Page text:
The problem is widely met, when you remember your password, but it is not valid for some reason. Probably, you mistype it. The PDL engine has its own algorithm to restore such passwords. The following typing mistakes are considered: two neighboring letters are swapped (psasword), a letter is omitted (pasword), an needless letter is inserted (passweord) or one letter is replaced with another (passwird). Such password changes will be referred to as permutations.

To indicate the beginning and the end of the password section where permutations could appear, permutation brackets '{' and '}' are used. The bracket '}' can be followed by a number of permutations (1 by default), separated by a dot. The physical meaning of the number of permutations is the number of simultaneously introduced mistakes. For example:

{abc} - 182 (different) passwords will be obtained, including:

bac, acb2 swaps
bc, ac, bc3 omissions
aabc, babc ...4 * 26 - 3 insertions
bbc, cbc ...3 * 25 replacements
abcthe desired word

{password}.2 - the following words will be generated: psswrod, passwdro, paasswor, etc.;

{$w} - all the words, containing one mistake, from the main dictionary.

Notes:

a) It is obvious that some passwords will be obtained more than once, so the larger is the number of permutations, the larger is the number of replicas. Efforts were made in this program to reduce replicas, but they are purely empirical and were made for two permutations at most. In other words, for the large numbers there is no certainty that a particular password cannot be discarded erroneously.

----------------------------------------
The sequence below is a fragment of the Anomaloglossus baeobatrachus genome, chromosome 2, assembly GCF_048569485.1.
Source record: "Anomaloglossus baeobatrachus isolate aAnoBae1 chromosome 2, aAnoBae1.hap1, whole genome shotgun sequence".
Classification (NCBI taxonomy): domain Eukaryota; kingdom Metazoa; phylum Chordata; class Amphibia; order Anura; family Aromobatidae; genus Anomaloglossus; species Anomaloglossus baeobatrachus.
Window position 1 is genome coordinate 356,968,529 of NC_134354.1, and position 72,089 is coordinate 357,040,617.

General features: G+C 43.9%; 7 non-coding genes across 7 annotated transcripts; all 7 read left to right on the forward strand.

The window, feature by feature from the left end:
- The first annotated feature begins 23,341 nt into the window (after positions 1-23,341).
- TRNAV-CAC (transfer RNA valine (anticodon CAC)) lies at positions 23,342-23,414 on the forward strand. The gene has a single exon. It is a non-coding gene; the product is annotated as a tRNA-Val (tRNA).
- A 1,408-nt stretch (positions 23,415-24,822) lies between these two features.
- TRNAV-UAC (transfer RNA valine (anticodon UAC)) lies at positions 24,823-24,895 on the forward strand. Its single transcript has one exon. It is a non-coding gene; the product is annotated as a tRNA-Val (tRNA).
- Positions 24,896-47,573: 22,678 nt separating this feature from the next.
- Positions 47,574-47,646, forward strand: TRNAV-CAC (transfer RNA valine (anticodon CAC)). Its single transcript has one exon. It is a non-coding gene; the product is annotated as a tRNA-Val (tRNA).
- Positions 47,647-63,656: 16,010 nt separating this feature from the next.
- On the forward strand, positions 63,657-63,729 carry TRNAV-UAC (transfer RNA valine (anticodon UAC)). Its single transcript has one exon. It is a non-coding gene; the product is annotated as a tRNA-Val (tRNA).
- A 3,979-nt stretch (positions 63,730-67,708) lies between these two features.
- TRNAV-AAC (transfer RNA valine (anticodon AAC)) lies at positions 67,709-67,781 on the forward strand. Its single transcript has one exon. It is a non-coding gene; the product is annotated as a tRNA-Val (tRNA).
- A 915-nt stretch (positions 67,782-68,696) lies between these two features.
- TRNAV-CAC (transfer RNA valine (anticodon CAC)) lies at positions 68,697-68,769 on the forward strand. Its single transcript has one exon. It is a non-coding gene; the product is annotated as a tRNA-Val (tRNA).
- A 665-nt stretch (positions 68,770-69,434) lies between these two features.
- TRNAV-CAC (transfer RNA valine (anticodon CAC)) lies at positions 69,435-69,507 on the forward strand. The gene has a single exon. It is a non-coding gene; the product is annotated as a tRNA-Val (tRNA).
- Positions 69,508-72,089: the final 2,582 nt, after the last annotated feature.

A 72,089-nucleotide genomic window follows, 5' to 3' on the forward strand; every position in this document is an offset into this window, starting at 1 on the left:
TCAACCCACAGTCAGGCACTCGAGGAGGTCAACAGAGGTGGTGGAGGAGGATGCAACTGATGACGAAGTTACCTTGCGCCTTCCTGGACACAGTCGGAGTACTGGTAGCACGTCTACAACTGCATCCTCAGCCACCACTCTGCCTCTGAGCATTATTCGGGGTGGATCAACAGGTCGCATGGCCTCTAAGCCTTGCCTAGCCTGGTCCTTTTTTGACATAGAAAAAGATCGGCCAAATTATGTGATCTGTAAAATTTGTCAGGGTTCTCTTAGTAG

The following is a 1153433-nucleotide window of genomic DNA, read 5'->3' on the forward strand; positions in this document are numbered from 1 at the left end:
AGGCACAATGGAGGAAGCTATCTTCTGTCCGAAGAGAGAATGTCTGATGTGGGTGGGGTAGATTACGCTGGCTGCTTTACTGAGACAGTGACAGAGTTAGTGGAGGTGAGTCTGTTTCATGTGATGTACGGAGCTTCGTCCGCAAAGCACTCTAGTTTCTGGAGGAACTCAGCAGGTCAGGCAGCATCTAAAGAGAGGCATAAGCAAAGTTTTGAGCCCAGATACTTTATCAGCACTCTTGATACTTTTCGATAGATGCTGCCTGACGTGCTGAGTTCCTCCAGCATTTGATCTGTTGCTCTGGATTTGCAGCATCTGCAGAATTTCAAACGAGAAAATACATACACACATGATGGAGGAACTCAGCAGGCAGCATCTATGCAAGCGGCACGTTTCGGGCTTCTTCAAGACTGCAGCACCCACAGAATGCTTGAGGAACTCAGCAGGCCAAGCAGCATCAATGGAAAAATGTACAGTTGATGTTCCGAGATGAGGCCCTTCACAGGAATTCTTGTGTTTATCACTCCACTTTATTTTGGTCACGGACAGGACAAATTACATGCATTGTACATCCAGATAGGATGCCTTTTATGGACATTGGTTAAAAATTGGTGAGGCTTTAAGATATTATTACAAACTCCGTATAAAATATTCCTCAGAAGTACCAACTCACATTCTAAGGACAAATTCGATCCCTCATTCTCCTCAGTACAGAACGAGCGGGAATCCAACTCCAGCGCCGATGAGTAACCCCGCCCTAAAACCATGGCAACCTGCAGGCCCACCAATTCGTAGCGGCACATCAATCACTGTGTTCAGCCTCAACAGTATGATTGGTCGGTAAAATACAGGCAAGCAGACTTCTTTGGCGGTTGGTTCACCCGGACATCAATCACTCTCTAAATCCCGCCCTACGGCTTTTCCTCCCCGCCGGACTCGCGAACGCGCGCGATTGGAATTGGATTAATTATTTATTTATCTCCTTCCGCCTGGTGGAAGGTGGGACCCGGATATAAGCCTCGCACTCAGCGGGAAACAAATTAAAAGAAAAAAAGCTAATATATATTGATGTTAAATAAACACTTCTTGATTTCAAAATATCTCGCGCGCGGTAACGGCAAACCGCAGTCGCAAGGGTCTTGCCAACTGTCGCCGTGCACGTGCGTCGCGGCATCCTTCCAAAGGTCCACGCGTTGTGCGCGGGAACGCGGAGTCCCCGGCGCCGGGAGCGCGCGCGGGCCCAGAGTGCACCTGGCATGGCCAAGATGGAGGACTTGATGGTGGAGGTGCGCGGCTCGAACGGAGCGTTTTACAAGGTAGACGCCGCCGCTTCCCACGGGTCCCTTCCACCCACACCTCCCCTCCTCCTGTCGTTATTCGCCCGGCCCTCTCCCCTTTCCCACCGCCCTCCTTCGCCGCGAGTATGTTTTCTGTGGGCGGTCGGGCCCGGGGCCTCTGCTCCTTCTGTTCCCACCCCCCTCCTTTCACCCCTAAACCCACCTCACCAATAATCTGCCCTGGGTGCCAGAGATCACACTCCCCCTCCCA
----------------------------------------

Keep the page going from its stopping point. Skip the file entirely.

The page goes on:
b) For insertion and replacement one should know the set of characters to be inserted or replaced. In the event this set is not specified explicitly (see section 4.3.4), this program forms it automatically for character sets, in relation to standard set these characters are from (i.e. for {password}$a will be inserted, for {Password} [$a $A] will be inserted). The similar operation with words is performed, based on the first word from the dictionary with modifiers being taken into account. In the event this set is specified explicitly, it is just the set to be used.

2) Upper and lowercase generators {}.u, {}.l

These generators will generate all possible upper or lower-case combinations from the given symbols, like:

{abc}.uabc, Abc, aBc, abC, ABc, AbC, aBC, ABC
{AbC}.lAbC, abC, Abc, abc
{$w}.uAll main dictionary words with all possible upper-case conversion

3) Conversion generator {}.c

Like the above generator, this one is used to generate all possible combination of word using the appropriate convert table  (see section 4.3.3) written in round brackets.

Let .c(0) convert table defines conversion of letters to similar symbols, then

{password}.c(0)password, pa$sword, pas$word, passw0rd, pa$$word, pa$sw0rd,  pas$w0rd, pa$$w0rd

Of course, there may be several generators in the password description. So, the definition like

{my{good}password}.u

may occur.